Food

Maggiano's begins 'next chapter' with premium cocktails, ingredient upgrades

Updates such as tableside drink service and specially grown tomatoes are designed to give customers more bang for their buck at the polished-casual Italian chain.
The changes come under Maggiano's new president, Dominique Bertelone. | Photo courtesy of Maggiano's Little Italy

Maggiano’s Little Italy is upgrading its cocktail menu and shifting to more premium ingredients as it looks to give customers more bang for their buck.

The 52-unit polished-casual chain called the moves the first act in its “next chapter,” which will “set the standard for Italian-American dining” with elevated cocktails and more curated products, such as tomatoes grown expressly for use in its marinara sauce.

Overseeing the changes is new President Dominique Bertelone, who joined Maggiano’s parent Brinker International in December. His previous experience in food and beverage operations at MGM Resorts and the Bellagio helped inform Maggiano’s new direction, which is inspired by the luxury dining experiences that abound in Las Vegas and Italy.

“With these changes, we're raising the bar for ourselves and most importantly, our guests,” Bertelone said in a statement.

Smoked Old Fashioned

The Smoked Old Fashioned is served in a smoke box, which adds flavor, plus a wow factor. | Photo courtesy of Maggiano's Little Italy

The new cocktails, which have been dubbed the Mixologist Collection, are designed to appeal to the senses with foams, aromatic garnishes and a heavy dose of theatrics: The Smoked Old Fashioned, for instance, is presented to the guest in a smoke box.

Other options include the Pomegranate Martini, which is shaken and served tableside; the Rosa Spritz, poured tableside from a carafe and finished with a spritz of rose water; and the Grand Margarita featuring Maggiano’s housemade Italian foam.

The elevated beverages will have a slightly higher price point of $14 to $17. Maggiano’s will also continue to offer a selection of classic cocktails like gin and tonics, negronis, mules and mojitos.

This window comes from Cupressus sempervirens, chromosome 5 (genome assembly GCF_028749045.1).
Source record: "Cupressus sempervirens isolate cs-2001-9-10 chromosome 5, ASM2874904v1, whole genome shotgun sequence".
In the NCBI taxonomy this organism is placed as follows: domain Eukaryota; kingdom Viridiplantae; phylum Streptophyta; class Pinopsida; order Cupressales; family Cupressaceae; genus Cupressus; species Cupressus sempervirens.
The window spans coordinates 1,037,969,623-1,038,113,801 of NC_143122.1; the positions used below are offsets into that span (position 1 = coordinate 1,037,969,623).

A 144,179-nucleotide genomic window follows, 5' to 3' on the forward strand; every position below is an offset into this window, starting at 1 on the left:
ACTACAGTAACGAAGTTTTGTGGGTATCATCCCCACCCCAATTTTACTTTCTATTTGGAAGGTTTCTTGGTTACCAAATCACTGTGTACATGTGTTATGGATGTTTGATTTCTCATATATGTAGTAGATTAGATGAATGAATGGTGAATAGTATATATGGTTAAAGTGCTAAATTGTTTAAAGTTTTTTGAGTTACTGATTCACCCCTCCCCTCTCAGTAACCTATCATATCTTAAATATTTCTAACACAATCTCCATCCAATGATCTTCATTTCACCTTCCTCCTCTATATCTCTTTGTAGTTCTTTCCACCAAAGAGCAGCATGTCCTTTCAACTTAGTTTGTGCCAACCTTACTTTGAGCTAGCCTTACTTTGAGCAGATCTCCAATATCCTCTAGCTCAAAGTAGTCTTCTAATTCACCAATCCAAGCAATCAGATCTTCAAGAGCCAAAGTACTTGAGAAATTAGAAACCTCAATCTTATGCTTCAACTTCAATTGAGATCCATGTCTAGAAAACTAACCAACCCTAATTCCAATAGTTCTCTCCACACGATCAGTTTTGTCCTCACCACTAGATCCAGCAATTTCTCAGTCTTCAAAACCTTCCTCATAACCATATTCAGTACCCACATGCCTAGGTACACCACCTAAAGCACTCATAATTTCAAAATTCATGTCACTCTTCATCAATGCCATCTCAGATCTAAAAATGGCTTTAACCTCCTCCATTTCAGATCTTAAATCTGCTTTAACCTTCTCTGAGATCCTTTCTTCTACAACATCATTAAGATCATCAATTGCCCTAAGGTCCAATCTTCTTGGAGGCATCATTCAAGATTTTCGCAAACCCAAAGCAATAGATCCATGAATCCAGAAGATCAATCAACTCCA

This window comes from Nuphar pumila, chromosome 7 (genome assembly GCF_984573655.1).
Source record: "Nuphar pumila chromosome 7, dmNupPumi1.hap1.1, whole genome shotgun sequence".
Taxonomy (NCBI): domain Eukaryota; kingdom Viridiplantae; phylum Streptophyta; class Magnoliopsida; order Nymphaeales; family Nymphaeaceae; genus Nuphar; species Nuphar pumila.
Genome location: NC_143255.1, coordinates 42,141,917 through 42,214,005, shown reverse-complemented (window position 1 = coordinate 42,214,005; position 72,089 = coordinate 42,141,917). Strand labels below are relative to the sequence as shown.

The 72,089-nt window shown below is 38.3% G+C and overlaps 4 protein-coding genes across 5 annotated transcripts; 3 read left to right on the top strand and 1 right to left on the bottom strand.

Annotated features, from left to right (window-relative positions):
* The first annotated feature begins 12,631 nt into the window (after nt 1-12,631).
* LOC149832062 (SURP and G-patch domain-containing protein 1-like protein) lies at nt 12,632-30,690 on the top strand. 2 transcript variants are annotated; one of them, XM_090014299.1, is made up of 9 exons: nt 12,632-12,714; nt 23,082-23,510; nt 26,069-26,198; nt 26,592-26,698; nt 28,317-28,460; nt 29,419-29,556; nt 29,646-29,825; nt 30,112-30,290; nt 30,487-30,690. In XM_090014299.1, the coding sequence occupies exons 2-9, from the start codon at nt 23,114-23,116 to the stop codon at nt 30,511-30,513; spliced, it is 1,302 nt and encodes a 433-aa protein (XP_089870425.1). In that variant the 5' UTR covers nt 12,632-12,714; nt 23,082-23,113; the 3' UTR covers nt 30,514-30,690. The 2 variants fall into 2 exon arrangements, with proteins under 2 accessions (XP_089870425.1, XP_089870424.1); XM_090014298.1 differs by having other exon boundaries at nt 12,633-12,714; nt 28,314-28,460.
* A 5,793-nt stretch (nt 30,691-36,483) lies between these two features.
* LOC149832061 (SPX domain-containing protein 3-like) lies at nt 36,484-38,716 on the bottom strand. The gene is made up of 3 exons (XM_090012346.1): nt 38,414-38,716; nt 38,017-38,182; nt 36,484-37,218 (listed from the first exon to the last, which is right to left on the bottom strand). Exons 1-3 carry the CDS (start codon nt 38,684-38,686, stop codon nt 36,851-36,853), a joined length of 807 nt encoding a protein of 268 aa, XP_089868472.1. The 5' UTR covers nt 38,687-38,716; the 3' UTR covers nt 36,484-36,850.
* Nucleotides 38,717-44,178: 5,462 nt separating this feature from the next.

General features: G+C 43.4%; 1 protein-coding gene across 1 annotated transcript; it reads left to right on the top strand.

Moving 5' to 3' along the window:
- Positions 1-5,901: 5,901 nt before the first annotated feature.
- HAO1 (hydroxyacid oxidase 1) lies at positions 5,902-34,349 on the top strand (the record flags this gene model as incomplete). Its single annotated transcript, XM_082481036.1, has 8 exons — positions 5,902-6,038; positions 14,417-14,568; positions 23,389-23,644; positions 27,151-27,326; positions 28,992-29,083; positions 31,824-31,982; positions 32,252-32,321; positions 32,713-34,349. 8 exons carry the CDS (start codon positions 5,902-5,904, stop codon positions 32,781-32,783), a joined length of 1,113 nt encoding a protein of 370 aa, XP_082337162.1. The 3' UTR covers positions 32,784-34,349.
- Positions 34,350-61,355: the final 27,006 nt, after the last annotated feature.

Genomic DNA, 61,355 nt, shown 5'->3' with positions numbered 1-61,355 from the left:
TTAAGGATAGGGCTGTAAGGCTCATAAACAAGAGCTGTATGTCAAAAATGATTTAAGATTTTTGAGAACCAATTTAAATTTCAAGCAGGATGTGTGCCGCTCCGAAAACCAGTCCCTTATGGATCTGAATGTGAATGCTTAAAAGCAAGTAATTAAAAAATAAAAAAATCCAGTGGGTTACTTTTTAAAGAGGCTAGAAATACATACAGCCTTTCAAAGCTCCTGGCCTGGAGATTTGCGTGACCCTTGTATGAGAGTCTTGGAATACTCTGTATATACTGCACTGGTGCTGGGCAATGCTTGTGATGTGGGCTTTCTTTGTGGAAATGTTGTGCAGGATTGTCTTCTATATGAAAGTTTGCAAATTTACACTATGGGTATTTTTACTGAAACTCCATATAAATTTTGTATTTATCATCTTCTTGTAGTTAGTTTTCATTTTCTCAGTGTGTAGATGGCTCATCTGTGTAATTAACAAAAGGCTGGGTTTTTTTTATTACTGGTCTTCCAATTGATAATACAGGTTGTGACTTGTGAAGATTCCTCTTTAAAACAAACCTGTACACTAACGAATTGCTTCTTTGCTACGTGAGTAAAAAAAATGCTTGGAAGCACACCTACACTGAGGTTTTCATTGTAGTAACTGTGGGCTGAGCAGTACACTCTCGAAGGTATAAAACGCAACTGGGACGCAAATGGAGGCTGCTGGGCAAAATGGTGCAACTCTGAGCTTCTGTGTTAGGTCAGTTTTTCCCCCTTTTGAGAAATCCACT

On the core menu, customers will see the same classic Italian-American dishes Maggiano’s is known for. But they’ll be prepared with more premium ingredients, such as the aforementioned specially grown tomatoes. The Alfredo sauce will be made with higher quality heavy cream and Asiago cheese.

The upgrades will not result in higher menu prices, a representative for the chain said.

The changes come as restaurants from fast food to casual dining are looking to offer customers more value after years of bruising price increases. While many have turned to discounting and bundling to drive traffic, Maggiano’s is taking the path of improving its food and experience while keeping prices the same.

It noted that there will be more new offerings to come throughout the summer and fall, some of which will involve industry figures such as Master Sommelier Jason Smith.

Dallas-based Maggiano’s was founded in 1991 in Chicago by multiconcept operator Lettuce Entertain You Enterprises. It was acquired by Brinker in 1995 and today has locations in 22 states and the District of Columbia.

The chain finished 2023 on a strong note, with same-store sales growth of 6.7% year over year in the fourth quarter. But in the first three months of 2024, same-store sales increased just 1.7% compared to a year ago.

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